What Experts Are Saying About Geopolitical Effects on Rates

Blog posted On March 01, 2022

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Last week, the markets reacted to news abroad. Treasury yields fell and mortgage-backed securities climbed, both signs of decreasing mortgage rates. When geopolitical crises arise, people tend to invest in safer options rather than stocks and head toward bonds instead. However, the effect on rates doesn’t end there. Depending on how the crisis evolves, it could also impact the already-high levels of inflation. Higher levels of inflation put the Federal Reserve in a difficult spot in terms of rate hikes. So it’s a fine balance between the pressures pushing rates higher and lower. Here’s what the experts are saying.

Pressures potentially pushing rates higher


“An extended war in Eastern Europe could lead to higher global energy prices and higher U.S. inflation, forcing the Federal Reserve to tighten monetary policy aggressively, and higher interest rates could become a larger headwind for the U.S. economy,” said PNC Chief Economist Gus Faucher.

Fed rate hikes

 “The current stance of monetary policy is wrong-footed and needs substantial adjustment,” said Chicago Fed President Charles Evans. “Clearly, it is another understatement to say that inflation has greatly exceeded the moderate persistent overshooting of 2% the Committee sought earlier, and that a policy adjustment is in order.”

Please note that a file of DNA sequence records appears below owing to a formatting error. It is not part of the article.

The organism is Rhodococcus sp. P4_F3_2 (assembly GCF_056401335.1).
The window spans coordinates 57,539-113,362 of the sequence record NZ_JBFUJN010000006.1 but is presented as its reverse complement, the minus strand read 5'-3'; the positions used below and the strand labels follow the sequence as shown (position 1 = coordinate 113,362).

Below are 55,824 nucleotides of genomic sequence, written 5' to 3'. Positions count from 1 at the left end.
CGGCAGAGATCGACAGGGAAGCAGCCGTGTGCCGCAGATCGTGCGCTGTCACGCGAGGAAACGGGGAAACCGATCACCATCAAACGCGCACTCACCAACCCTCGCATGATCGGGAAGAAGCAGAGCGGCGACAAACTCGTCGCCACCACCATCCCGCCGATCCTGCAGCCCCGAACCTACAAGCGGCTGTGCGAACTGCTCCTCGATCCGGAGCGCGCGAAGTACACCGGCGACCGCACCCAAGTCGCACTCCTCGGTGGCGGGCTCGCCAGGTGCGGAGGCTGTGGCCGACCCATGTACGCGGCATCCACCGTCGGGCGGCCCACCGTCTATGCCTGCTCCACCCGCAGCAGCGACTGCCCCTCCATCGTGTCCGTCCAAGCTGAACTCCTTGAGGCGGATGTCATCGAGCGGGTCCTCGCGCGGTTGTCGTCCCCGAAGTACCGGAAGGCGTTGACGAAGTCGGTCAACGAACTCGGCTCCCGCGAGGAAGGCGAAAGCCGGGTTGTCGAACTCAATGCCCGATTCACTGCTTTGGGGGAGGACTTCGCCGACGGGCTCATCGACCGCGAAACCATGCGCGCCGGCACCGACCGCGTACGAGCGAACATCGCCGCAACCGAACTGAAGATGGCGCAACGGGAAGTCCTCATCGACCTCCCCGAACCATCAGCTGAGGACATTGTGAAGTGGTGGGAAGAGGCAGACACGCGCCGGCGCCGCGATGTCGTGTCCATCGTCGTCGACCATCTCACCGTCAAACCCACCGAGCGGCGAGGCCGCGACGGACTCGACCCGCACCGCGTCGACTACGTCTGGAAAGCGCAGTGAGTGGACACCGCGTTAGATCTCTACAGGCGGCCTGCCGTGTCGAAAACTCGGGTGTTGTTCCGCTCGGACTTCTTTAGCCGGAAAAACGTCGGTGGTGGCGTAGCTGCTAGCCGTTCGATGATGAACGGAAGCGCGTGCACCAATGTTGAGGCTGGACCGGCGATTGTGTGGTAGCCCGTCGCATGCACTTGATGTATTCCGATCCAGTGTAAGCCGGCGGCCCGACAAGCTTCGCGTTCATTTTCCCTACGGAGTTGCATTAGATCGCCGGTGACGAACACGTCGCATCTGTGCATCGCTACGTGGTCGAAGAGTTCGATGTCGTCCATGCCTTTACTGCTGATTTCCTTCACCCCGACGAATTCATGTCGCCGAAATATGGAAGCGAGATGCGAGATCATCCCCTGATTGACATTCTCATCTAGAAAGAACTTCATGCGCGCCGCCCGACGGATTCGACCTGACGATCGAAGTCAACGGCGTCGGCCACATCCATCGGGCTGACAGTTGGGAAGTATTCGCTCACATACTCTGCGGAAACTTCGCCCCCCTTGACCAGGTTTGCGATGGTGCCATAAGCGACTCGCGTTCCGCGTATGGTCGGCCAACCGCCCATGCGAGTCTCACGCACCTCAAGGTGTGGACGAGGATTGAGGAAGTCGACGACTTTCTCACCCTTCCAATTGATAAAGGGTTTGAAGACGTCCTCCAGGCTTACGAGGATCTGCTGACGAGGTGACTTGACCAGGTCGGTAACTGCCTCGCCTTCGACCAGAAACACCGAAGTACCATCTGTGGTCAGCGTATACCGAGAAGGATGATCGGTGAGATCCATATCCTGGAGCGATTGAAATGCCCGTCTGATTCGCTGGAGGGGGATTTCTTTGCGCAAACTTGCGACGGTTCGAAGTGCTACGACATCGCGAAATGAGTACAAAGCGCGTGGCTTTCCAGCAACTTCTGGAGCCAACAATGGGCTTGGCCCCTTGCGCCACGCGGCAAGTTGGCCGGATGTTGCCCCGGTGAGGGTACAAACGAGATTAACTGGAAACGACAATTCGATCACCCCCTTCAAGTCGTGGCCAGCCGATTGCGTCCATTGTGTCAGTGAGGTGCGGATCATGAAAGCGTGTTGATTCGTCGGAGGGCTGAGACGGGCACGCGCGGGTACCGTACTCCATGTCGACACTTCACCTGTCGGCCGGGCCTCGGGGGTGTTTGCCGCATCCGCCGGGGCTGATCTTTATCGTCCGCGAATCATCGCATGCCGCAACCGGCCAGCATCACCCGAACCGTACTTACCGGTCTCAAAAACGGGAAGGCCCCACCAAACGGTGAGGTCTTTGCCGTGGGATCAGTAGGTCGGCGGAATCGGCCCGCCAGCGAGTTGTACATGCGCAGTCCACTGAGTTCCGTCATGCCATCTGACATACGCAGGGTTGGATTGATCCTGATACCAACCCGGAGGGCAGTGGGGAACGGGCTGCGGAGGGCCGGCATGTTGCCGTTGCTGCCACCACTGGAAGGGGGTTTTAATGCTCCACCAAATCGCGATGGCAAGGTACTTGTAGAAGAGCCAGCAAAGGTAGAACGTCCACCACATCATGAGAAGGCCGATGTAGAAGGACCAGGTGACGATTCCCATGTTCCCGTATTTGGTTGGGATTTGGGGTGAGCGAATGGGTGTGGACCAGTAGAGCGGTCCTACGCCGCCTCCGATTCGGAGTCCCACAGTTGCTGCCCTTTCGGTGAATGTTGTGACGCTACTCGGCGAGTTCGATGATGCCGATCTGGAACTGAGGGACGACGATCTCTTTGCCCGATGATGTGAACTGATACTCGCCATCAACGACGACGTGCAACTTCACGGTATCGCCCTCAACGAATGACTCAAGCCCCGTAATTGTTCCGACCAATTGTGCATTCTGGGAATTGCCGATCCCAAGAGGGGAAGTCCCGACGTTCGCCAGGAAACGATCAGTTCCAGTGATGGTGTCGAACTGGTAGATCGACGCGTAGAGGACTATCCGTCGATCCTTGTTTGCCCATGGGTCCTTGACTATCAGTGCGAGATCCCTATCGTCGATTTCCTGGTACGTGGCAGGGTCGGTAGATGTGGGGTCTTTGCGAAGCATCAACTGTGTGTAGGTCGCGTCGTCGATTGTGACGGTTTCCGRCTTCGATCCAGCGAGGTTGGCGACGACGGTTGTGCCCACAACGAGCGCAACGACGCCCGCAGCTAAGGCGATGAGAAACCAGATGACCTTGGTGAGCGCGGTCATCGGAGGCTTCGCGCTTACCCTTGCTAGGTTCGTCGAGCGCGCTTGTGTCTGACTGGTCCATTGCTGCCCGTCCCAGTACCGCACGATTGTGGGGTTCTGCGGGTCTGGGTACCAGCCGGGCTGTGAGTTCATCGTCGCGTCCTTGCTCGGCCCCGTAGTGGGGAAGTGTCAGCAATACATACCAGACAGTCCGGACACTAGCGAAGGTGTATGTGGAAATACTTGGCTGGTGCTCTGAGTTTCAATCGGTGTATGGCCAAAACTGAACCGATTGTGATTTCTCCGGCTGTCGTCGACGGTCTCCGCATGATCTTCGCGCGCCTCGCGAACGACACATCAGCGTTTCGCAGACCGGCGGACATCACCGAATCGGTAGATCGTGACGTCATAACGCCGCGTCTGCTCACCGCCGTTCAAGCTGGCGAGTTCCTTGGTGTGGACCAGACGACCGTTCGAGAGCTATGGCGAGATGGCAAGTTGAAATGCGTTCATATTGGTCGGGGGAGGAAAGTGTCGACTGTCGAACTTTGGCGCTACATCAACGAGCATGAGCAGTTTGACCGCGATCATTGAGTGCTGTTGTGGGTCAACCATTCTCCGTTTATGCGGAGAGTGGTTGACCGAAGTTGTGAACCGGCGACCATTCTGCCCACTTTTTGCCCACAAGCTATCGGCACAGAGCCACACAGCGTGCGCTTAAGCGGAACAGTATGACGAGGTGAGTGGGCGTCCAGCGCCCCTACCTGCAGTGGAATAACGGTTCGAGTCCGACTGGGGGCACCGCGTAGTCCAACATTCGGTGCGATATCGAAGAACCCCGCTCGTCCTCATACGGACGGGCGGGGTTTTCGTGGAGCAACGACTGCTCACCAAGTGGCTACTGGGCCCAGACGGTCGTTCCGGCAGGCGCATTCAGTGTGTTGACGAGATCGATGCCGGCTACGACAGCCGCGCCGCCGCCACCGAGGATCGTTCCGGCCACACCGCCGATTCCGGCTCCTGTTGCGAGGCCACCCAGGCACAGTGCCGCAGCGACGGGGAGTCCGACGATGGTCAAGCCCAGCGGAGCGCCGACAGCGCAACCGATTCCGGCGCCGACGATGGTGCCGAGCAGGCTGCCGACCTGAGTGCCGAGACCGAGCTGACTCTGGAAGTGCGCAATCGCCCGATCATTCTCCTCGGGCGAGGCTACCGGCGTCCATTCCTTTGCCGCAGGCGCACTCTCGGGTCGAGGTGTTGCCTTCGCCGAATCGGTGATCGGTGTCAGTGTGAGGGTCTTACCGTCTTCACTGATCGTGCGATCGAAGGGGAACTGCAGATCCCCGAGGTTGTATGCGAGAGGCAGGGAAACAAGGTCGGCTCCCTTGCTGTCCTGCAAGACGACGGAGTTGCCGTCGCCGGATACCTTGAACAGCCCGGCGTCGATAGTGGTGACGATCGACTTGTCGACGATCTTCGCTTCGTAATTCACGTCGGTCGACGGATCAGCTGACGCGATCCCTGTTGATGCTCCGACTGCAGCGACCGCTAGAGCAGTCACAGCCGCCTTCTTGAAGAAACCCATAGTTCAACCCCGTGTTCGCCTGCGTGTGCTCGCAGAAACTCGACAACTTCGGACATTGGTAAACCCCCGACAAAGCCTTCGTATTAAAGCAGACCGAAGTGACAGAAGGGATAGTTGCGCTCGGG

Pressures potentially pushing rates lower (or helping them stay stagnant)

            Geopolitical risk

The effect of geopolitical risk was not the main factor concerning rates last week. All the focus was on the Fed and in inflation. But the development in Ukraine last week changes a lot. “When you have turmoil around the globe, there’s a flight to safety, and the bond market usually is a beneficiary” said Barry Habib, founder and CEO of MBS Highway. The bond market is closely tied to mortgage rates, so if the bond market benefits, rates will likely benefit as well

            Fed rate hikes (or lack thereof)

Some experts were even considering if the Fed would go for two rate hikes in its March meeting. But the news in Ukraine made many experts reassess what would happen in March. “This takes 50 basis points completely off the table,” says Mohamed El-Erian, Allianz and Gramercy advisor and president of Queens College, Cambridge. Fifty basis points refers to a double hike. “It takes the eight, nine, hikes that people were talking about for this year completely off the table, and thankfully so.”

Overall, several different moving factors could affect rates trends going forward. The good news is, “the housing market is strong,” said Habib. “Interest rates are still very good, [mortgages] can still help people with debt consolidation.” Many homeowners have greatly benefitted from refinancing their mortgage and consolidating debt. If you would like to learn more about how to speed up debt payoff before rates rise, visit our cash-out refinance page, or contact us to get started.


Sources: CNBC, CNBC, MarketWatch, MBS Highway